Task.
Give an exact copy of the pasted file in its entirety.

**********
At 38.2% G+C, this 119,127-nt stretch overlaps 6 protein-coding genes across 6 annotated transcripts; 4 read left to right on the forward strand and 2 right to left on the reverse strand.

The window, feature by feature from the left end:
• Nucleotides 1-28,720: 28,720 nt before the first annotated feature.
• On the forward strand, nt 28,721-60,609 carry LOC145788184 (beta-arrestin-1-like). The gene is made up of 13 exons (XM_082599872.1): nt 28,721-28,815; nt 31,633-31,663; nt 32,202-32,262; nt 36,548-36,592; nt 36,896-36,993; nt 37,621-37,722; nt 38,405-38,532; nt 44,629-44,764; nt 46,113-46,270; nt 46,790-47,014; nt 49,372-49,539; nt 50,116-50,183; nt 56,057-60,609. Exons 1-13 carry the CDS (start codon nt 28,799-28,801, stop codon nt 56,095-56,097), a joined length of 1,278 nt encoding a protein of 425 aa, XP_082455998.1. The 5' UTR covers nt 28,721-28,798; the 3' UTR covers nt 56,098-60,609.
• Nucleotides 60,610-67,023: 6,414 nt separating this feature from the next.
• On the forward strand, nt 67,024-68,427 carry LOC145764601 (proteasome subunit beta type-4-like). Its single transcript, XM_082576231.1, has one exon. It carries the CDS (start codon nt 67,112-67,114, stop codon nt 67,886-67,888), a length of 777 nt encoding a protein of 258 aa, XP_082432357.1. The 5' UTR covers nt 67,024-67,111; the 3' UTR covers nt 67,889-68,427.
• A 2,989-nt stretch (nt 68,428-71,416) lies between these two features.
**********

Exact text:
At 38.2% G+C, this 119,127-nt stretch overlaps 6 protein-coding genes across 6 annotated transcripts; 4 read left to right on the forward strand and 2 right to left on the reverse strand.

The window, feature by feature from the left end:
• Nucleotides 1-28,720: 28,720 nt before the first annotated feature.
• On the forward strand, nt 28,721-60,609 carry LOC145788184 (beta-arrestin-1-like). The gene is made up of 13 exons (XM_082599872.1): nt 28,721-28,815; nt 31,633-31,663; nt 32,202-32,262; nt 36,548-36,592; nt 36,896-36,993; nt 37,621-37,722; nt 38,405-38,532; nt 44,629-44,764; nt 46,113-46,270; nt 46,790-47,014; nt 49,372-49,539; nt 50,116-50,183; nt 56,057-60,609. Exons 1-13 carry the CDS (start codon nt 28,799-28,801, stop codon nt 56,095-56,097), a joined length of 1,278 nt encoding a protein of 425 aa, XP_082455998.1. The 5' UTR covers nt 28,721-28,798; the 3' UTR covers nt 56,098-60,609.
• Nucleotides 60,610-67,023: 6,414 nt separating this feature from the next.
• On the forward strand, nt 67,024-68,427 carry LOC145764601 (proteasome subunit beta type-4-like). Its single transcript, XM_082576231.1, has one exon. It carries the CDS (start codon nt 67,112-67,114, stop codon nt 67,886-67,888), a length of 777 nt encoding a protein of 258 aa, XP_082432357.1. The 5' UTR covers nt 67,024-67,111; the 3' UTR covers nt 67,889-68,427.
• A 2,989-nt stretch (nt 68,428-71,416) lies between these two features.